There are lots of different ways to colourise stamped or printed images, from paints and watercolour pencils to inks and markers. The technique that I want to share with you today is both cost effective and lots of fun!
Requirements: - a stamped or printed image - must be waterproof ink (print or stamp on good quality flat white cardstock) - absorbent cloth or paper towel - a variety of water colour markers or felt tip pens - small paint brush - water container - a non-absorbent surface (I use an acrylic block)
Technique: 1. Scribble some colour on to your non-absorbent surface. I use an acrylic block because it is convenient and of a good size. You could also try a small piece of glass, a pallette pad, a sheet of acetate or even a plastic sleeve from a folder. It doesn't matter so long as the colour cannot be absorbed into the surface.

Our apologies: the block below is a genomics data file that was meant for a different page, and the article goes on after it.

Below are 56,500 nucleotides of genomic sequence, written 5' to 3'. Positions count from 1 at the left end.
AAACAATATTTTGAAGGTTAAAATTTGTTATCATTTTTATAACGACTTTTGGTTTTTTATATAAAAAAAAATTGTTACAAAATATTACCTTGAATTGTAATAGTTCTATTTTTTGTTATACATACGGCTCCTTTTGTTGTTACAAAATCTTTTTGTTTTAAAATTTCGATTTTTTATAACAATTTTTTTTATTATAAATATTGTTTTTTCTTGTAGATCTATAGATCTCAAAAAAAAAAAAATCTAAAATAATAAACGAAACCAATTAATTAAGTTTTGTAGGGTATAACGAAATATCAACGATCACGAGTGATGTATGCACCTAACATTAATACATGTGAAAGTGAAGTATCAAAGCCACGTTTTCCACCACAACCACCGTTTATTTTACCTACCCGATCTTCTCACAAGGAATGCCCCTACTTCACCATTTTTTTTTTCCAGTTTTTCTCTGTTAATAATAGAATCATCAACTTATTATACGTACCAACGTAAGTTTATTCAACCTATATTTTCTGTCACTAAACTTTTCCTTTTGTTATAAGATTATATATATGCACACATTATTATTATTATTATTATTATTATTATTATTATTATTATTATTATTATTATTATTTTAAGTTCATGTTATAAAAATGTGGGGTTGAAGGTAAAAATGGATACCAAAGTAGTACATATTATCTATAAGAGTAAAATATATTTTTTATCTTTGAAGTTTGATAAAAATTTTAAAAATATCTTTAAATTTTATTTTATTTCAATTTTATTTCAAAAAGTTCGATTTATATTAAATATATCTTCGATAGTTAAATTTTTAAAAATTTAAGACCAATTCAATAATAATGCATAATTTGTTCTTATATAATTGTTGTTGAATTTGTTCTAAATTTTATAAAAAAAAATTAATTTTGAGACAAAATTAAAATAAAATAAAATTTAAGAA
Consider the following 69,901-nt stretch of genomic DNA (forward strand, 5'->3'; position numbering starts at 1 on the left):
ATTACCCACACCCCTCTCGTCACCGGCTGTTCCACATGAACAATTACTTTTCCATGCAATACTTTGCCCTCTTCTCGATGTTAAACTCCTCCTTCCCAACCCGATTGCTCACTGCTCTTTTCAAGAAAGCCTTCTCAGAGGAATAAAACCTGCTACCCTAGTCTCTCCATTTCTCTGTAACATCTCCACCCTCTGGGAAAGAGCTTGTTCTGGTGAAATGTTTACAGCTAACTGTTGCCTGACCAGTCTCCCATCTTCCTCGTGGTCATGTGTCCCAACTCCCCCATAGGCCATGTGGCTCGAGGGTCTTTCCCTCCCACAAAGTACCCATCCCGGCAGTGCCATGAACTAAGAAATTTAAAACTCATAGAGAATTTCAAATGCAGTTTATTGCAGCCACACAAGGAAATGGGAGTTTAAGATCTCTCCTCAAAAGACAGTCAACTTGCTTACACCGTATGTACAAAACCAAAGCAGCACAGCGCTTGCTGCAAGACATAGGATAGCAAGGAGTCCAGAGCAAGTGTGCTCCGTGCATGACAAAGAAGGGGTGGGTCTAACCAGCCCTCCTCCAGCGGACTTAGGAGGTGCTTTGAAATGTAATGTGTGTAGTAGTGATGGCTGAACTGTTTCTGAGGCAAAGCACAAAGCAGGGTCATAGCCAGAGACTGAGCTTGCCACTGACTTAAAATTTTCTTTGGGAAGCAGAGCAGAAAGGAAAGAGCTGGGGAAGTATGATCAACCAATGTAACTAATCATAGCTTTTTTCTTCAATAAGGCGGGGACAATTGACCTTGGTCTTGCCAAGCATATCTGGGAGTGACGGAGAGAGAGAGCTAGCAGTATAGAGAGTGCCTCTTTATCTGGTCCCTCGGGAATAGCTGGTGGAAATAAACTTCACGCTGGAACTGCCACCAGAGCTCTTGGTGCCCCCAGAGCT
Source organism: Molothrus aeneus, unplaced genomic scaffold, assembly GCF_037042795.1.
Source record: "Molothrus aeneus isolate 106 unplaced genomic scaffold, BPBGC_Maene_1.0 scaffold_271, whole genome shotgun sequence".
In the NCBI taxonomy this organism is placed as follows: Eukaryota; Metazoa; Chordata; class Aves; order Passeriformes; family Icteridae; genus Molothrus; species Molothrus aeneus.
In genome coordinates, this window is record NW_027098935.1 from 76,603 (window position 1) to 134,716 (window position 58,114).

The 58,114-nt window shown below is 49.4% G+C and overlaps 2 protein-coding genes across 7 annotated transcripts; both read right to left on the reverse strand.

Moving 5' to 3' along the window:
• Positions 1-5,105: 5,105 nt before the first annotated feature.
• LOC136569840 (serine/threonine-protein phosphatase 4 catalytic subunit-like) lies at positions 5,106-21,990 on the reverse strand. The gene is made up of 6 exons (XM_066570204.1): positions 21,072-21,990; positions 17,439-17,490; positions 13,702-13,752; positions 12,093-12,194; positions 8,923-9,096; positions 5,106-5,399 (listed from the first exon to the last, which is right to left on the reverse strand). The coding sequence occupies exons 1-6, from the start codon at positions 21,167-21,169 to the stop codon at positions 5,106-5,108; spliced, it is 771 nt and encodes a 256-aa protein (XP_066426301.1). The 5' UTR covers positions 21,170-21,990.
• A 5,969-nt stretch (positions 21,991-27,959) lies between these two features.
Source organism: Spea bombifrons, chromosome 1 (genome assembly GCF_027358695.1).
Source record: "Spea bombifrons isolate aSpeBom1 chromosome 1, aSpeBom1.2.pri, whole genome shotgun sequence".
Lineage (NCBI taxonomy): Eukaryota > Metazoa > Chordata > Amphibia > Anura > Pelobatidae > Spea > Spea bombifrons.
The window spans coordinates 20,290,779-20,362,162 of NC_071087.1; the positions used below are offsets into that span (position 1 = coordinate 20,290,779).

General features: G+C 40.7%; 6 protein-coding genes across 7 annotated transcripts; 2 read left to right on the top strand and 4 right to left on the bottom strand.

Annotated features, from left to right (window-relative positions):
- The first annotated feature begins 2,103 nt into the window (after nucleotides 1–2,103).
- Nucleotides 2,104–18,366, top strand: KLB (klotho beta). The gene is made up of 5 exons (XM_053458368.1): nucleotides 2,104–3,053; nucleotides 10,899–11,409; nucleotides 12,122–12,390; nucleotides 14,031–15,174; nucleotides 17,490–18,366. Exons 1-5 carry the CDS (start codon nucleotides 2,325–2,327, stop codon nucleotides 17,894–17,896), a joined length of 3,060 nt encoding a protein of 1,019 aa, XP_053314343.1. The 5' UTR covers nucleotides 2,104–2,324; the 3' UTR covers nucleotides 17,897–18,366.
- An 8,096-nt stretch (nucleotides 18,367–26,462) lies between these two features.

2. Allow some water to absorb into your paint brush, then add it to the colour on your acrylic block. You are watering down the ink to a much thinner, wetter consistency. Add as much or as little water as you wish depending on the depth of colour you want to achieve. Fill in the printed image as you would if painting. Try and work quickly as the colour will absorb and dry unevenly if it is allowed to sit for any length of time. If you have a particularly large area to colour it's a good idea to use a larger brush for quicker application.
3. When you add a shadow to an image it is generally done by applying a colour that is a darker tone, but with this technique, we are applying shadows by increasing the depth or amount of colour in certain areas. Wash off your brush and apply enough clean water to make it moist but not dripping. Now you want to pick up the colour only on the very tip of your brush. Do this by swiping the tip of the brush gently through the colour.